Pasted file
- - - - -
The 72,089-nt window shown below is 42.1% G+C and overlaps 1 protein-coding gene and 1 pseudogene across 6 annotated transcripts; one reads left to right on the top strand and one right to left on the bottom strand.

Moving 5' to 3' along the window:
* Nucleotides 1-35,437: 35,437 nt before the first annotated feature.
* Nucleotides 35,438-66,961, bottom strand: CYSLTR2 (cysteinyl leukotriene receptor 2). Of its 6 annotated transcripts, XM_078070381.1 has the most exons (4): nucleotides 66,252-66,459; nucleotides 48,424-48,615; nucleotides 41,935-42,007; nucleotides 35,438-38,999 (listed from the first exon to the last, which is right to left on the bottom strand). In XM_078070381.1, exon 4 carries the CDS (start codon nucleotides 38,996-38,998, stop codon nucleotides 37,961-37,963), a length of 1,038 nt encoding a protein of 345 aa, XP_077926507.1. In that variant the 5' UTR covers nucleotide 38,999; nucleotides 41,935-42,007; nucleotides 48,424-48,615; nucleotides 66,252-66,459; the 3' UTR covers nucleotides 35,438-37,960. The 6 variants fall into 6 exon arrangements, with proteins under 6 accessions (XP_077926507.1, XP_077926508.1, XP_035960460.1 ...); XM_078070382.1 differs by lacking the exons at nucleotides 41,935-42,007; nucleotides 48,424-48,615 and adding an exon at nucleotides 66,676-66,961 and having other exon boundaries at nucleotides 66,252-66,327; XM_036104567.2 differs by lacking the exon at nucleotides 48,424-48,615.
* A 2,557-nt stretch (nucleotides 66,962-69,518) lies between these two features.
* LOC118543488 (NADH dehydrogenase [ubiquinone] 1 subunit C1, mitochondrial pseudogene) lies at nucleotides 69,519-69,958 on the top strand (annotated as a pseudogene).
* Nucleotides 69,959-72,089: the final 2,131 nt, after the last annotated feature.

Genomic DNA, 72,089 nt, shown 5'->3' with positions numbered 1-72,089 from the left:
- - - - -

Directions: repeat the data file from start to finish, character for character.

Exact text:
The 72,089-nt window shown below is 42.1% G+C and overlaps 1 protein-coding gene and 1 pseudogene across 6 annotated transcripts; one reads left to right on the top strand and one right to left on the bottom strand.

Moving 5' to 3' along the window:
* Nucleotides 1-35,437: 35,437 nt before the first annotated feature.
* Nucleotides 35,438-66,961, bottom strand: CYSLTR2 (cysteinyl leukotriene receptor 2). Of its 6 annotated transcripts, XM_078070381.1 has the most exons (4): nucleotides 66,252-66,459; nucleotides 48,424-48,615; nucleotides 41,935-42,007; nucleotides 35,438-38,999 (listed from the first exon to the last, which is right to left on the bottom strand). In XM_078070381.1, exon 4 carries the CDS (start codon nucleotides 38,996-38,998, stop codon nucleotides 37,961-37,963), a length of 1,038 nt encoding a protein of 345 aa, XP_077926507.1. In that variant the 5' UTR covers nucleotide 38,999; nucleotides 41,935-42,007; nucleotides 48,424-48,615; nucleotides 66,252-66,459; the 3' UTR covers nucleotides 35,438-37,960. The 6 variants fall into 6 exon arrangements, with proteins under 6 accessions (XP_077926507.1, XP_077926508.1, XP_035960460.1 ...); XM_078070382.1 differs by lacking the exons at nucleotides 41,935-42,007; nucleotides 48,424-48,615 and adding an exon at nucleotides 66,676-66,961 and having other exon boundaries at nucleotides 66,252-66,327; XM_036104567.2 differs by lacking the exon at nucleotides 48,424-48,615.
* A 2,557-nt stretch (nucleotides 66,962-69,518) lies between these two features.
* LOC118543488 (NADH dehydrogenase [ubiquinone] 1 subunit C1, mitochondrial pseudogene) lies at nucleotides 69,519-69,958 on the top strand (annotated as a pseudogene).
* Nucleotides 69,959-72,089: the final 2,131 nt, after the last annotated feature.

Genomic DNA, 72,089 nt, shown 5'->3' with positions numbered 1-72,089 from the left: